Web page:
Senator Patrick Leahy, along with other US senators, has introduced a bill to limit National Security Agency (NSA) spying on domestic targets.
They're not asking for it to stop, mind you - just that it be more transparent with regards to privacy.
The proposed US bill doesn't stop the carriers from handing over location data, but it does require that police get a warrant first. So what is CTIA's problem with it?
Canadian politician causes stir, saying anyone who objects to the "Protecting Children from Online Predators Act" sides with child pornographers. Do statements like this serve anything more than muddying the waters?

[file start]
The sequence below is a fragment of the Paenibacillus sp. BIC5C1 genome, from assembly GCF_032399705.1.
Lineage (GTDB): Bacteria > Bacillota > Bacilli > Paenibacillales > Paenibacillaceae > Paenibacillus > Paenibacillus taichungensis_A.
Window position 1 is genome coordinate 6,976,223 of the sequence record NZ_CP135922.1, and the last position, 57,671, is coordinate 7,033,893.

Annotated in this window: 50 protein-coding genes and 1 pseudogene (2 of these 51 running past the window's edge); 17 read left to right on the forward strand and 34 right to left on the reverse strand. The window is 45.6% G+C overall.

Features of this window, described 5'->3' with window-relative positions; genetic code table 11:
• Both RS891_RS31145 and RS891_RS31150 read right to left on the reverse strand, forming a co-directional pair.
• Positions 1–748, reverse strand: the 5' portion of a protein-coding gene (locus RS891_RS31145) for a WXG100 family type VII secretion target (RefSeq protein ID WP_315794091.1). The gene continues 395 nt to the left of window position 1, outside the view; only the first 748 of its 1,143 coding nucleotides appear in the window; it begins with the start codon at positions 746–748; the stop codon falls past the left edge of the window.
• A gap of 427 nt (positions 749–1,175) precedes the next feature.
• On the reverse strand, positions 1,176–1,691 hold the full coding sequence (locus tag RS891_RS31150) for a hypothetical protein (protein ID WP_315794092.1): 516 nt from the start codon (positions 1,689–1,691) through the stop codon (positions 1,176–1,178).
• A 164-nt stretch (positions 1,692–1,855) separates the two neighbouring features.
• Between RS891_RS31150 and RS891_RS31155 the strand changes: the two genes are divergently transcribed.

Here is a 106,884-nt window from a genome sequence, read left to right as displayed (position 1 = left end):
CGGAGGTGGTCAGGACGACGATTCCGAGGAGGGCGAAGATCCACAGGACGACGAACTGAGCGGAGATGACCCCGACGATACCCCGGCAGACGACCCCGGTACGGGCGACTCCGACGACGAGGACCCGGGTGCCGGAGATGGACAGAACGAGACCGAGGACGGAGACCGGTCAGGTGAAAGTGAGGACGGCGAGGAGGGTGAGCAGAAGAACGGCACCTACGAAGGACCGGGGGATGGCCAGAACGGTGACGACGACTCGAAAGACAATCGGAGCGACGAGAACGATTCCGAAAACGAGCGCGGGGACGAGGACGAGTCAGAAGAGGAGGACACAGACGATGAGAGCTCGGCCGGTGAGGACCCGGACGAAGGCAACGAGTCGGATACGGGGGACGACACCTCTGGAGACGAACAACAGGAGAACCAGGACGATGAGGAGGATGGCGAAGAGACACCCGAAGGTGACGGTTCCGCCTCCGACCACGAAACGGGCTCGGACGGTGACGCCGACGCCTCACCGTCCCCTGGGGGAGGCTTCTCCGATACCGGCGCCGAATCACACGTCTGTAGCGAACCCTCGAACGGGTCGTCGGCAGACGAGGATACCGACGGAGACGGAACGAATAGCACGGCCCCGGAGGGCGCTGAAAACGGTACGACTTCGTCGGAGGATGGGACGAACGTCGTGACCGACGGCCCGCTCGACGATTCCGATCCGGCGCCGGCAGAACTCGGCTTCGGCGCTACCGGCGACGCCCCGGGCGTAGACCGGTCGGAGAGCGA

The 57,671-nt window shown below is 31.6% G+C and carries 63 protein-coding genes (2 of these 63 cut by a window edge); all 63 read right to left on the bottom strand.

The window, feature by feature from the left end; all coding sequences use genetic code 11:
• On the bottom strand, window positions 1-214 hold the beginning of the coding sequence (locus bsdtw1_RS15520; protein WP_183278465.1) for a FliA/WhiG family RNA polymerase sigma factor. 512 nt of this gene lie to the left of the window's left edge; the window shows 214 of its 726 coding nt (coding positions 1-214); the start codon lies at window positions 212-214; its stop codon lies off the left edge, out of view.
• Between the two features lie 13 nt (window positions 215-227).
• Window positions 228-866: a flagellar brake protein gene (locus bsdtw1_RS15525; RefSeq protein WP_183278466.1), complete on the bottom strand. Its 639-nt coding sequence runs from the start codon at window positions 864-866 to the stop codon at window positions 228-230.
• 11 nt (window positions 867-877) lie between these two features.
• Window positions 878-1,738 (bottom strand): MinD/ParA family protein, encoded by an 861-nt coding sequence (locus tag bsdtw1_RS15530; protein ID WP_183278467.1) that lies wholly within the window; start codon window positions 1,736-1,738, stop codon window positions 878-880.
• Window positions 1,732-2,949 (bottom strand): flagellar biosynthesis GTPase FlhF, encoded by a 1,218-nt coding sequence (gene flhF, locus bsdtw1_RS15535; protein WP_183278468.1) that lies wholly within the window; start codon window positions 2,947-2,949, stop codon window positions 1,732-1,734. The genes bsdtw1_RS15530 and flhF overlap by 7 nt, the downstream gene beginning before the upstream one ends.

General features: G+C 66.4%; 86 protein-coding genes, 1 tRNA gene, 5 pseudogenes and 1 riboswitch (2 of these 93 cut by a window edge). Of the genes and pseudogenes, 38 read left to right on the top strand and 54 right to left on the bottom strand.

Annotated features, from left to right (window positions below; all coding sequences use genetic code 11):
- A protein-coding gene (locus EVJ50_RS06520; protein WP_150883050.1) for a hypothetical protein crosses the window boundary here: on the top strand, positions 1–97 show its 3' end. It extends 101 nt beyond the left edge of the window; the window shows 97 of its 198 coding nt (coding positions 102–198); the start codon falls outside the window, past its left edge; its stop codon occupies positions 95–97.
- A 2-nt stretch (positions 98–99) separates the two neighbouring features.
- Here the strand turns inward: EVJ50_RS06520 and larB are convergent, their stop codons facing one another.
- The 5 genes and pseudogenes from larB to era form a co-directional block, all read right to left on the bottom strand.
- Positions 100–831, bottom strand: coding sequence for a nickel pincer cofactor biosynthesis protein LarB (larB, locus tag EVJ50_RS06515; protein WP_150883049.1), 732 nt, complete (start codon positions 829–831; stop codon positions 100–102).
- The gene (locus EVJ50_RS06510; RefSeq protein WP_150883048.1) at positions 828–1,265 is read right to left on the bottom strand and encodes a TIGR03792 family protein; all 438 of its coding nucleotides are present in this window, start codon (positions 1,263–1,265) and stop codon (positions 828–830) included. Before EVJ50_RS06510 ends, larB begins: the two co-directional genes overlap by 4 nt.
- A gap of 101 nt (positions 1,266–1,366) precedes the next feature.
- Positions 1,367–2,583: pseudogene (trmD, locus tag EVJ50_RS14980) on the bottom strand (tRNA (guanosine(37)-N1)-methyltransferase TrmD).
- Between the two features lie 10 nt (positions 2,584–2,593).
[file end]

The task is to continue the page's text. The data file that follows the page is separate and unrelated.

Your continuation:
Anonymous is threatening companies like Sony and Nintendo over their support of the Stop Online Piracy Act (SOPA). Will this accomplish their goals, or simply create more victims?
Today is the day that the US's Stop Online Piracy Act (SOPA) bill is scheduled to be voted on. And unsurprisingly, the who's who of Silicon Valley are not happy. Several web gurus have banded together to voice their dislike of the bill in an open letter.
A bill before the Canadian parliament includes two clauses specifically to reduce the 'due process' imposed when the cops need information from ISPs.
It's obvious how this would help law enforcement. But it might help the cybercrooks, too.